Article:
What you need to know about the treatment of Ptosis
When should you consider treatment of ptosis?
If you want to have your ptosis treated, you need to consider surgery by an oculoplastic surgeon. We recommend surgery when there is a significant cosmetic or a functional effect from the ptosis.
A cosmetic effect can occur if there is an asymmetry between the two eyelids, or if the skin crease has gone unusually high making the eyelids look very sleepy and tired. If the eyelids are falling towards – or over – the visual axis, this can affect your visual field, particularly the upper visual field. This situation can have a functional effect on your vision. We can measure this functional effect on your vision at Clinica London by doing visual field tests.
Once we have established that you have ptosis and that there is no serious cause (such as nerve disease or a problem underneath the eyelid as I mentioned in my previous blog post), then we have to consider what is the best treatment will be. However, before we do that, we have also to check the health of the front of the eye and make sure that you have enough tears and that no associated dry eye syndrome could be exacerbated by surgery.
I have already said the most common cause of ptosis is involutional or age-related. For this type of ptosis, you can have an anterior approach ptosis repair, which is a levator muscle tuck or advance, or you can do the same thing using what is called a posterior approach and going through the conjunctiva underneath the lid.
Whichever approach of ptosis surgery your oculoplastic surgeon recommends this is usually done as a day case or as an outpatient treatment if it is unilateral under local anaesthetic. You will not typically require sedation.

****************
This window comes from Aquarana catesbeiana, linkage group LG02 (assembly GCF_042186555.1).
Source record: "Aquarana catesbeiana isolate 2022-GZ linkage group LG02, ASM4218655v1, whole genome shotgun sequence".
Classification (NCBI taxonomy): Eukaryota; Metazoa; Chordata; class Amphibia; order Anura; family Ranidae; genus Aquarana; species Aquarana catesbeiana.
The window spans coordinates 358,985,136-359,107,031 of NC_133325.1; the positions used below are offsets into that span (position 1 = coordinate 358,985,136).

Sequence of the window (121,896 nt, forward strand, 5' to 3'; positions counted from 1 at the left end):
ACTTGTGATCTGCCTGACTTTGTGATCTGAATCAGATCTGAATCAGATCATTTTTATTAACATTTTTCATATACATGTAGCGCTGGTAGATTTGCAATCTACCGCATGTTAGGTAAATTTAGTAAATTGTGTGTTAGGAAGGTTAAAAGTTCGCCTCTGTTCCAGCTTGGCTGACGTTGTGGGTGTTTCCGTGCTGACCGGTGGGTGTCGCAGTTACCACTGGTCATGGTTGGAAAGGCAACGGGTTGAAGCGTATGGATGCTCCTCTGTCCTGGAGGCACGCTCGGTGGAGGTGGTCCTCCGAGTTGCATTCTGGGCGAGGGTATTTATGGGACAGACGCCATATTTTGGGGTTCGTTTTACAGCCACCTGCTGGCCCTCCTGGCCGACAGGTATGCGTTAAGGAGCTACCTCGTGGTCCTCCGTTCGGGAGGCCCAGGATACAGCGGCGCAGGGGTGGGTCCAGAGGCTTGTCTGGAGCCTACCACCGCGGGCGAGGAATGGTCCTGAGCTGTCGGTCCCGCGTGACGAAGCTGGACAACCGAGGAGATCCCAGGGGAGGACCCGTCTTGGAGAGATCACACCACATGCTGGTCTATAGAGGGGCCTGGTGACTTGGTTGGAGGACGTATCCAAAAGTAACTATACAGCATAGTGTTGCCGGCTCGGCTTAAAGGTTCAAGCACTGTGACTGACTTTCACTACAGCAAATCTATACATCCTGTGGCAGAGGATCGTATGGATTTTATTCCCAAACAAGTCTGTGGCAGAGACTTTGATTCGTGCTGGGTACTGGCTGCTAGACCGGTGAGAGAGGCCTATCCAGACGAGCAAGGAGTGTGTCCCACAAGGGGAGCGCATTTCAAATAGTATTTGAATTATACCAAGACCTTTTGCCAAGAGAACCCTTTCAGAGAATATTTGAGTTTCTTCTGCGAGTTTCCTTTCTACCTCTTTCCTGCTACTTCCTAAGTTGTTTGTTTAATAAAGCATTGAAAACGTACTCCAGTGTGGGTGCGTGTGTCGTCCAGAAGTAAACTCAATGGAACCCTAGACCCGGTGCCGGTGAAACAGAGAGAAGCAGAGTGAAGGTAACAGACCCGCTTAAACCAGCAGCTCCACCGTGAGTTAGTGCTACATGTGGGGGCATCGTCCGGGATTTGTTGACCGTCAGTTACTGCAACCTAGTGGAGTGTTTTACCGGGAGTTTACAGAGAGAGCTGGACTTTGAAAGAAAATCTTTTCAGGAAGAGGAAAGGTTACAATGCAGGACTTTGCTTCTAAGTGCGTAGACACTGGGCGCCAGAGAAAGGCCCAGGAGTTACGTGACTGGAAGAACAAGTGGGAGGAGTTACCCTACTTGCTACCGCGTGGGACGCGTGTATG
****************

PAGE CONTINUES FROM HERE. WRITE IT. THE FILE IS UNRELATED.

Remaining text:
Your ptosis surgery takes anything up to an hour or slightly longer if it is bilateral. After we have cleaned the skin and marked the eyelids in the sitting up position, we make a fine incision into the skin crease and then we identify, release and advance the aponeurosis or fine tendon of the levator muscle within the eyelid.
At the end of the procedure, we close the skin with some stitches. My patients at Clinica London get some TISSEEL fibrin adhesive and then usually I do not put on dressing, but I often give transparent Cartella shields to protect the eyes at night and dark glasses during the day. I particularly emphasise the use of antibiotic and lubricant drops to reduce the risk of infection and dry eye after the surgery and some ointment at night. I then see you again back at Clinica London about a week after the surgery.
What can you expect after my treatment of ptosis?
Well, you can expect to have a slightly puffy swollen lid with a bruise. This swelling usually settles within five to 10 days. As a rule of thumb, younger patients tend to bruise less; older patients tend to bruise more. You can reduce the bruising by using a cold eye mask and by mobilising and walking around from 48 hours after your surgery. You can also avoid taking any drugs or food or vitamin supplements before your operation that may thin blood and increase your risk or bruising.